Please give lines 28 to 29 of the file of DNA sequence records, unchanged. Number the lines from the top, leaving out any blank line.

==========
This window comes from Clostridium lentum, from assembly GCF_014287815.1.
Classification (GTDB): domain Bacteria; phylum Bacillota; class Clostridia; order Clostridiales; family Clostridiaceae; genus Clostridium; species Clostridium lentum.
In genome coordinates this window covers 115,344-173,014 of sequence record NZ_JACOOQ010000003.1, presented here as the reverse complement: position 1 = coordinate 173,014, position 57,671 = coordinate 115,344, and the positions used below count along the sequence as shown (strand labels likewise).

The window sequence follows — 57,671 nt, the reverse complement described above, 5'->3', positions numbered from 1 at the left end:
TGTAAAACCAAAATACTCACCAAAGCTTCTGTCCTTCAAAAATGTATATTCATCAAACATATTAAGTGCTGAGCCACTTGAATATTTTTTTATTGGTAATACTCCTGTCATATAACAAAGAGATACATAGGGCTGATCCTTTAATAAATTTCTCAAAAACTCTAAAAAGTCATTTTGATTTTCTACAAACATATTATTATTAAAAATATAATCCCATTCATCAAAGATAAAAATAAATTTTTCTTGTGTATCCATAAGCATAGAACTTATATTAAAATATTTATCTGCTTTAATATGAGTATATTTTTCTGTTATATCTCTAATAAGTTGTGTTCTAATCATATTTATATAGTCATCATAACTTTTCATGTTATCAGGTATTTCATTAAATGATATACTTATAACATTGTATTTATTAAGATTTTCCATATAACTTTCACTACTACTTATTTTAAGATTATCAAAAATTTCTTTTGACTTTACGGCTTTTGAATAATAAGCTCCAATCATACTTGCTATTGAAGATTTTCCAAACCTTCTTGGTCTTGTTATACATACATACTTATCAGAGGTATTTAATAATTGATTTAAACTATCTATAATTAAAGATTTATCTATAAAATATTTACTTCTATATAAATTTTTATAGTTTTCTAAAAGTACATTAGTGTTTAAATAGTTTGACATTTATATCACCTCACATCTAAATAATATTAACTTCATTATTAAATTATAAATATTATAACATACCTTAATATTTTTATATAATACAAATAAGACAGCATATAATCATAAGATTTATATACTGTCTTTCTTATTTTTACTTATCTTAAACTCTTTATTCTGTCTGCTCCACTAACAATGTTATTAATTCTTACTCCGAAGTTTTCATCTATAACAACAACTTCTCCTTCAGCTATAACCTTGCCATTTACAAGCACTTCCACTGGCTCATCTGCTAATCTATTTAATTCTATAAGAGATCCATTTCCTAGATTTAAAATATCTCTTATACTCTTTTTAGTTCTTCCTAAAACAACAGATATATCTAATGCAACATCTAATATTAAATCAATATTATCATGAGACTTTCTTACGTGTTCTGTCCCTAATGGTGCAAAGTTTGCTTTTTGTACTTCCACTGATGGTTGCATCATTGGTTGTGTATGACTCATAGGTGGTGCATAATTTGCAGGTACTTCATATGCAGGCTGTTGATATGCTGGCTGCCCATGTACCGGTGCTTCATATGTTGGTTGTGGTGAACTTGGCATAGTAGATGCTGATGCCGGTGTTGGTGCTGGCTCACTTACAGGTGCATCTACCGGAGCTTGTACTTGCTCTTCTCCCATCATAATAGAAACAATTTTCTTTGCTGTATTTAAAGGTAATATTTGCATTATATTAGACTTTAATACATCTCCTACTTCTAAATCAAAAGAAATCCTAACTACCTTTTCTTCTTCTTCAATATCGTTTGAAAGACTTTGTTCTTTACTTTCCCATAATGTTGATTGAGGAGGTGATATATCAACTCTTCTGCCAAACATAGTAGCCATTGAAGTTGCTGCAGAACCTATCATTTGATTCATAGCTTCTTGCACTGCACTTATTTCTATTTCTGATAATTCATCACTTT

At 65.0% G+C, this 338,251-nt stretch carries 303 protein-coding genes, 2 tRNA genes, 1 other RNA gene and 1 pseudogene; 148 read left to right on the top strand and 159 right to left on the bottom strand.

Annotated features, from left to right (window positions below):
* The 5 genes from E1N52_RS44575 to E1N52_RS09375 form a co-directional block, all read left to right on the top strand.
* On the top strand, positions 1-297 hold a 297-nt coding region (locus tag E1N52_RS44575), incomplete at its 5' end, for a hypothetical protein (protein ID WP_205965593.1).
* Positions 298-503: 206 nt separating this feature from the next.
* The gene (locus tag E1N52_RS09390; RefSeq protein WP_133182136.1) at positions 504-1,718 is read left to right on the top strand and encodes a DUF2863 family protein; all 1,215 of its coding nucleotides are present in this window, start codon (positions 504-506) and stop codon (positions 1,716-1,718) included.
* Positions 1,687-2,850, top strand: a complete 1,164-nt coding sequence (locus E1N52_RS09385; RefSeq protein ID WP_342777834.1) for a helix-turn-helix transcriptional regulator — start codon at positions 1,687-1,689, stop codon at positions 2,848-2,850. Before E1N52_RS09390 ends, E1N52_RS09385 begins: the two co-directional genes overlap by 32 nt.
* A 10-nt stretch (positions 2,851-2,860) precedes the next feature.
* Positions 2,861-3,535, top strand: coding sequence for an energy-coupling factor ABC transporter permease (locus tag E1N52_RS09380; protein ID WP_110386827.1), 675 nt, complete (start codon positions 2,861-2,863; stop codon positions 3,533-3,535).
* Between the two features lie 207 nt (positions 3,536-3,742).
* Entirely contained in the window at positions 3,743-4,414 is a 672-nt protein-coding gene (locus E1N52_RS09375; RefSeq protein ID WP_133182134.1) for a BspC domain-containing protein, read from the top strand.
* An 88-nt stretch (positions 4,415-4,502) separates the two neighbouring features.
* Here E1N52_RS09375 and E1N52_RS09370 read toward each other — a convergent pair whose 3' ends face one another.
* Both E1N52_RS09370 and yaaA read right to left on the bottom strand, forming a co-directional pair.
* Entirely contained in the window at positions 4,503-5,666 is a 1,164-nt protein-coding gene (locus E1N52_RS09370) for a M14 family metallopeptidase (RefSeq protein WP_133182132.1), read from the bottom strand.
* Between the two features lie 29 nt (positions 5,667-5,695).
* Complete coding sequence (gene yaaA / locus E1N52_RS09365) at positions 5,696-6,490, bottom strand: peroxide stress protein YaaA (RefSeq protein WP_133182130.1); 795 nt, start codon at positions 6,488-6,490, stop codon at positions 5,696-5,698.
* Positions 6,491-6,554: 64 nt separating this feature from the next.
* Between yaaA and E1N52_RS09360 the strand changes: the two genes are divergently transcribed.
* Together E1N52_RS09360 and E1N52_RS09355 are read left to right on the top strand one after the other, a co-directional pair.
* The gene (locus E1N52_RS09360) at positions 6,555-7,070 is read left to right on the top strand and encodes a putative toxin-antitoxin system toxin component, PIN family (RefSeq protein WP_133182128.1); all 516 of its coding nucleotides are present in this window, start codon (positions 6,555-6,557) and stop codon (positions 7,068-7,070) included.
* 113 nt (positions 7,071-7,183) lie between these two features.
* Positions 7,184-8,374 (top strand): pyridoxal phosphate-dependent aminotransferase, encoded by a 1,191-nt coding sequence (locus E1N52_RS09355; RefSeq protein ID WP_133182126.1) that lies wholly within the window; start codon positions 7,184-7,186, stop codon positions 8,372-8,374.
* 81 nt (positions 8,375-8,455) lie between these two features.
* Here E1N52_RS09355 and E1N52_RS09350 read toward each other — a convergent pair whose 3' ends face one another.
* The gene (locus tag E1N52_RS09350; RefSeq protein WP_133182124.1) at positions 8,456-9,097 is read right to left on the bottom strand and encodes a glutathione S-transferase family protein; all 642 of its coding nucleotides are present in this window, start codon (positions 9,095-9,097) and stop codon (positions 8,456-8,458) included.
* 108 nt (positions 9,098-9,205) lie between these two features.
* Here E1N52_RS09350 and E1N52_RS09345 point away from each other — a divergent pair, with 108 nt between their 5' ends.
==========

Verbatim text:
* Positions 7,184-8,374 (top strand): pyridoxal phosphate-dependent aminotransferase, encoded by a 1,191-nt coding sequence (locus E1N52_RS09355; RefSeq protein ID WP_133182126.1) that lies wholly within the window; start codon positions 7,184-7,186, stop codon positions 8,372-8,374.
* 81 nt (positions 8,375-8,455) lie between these two features.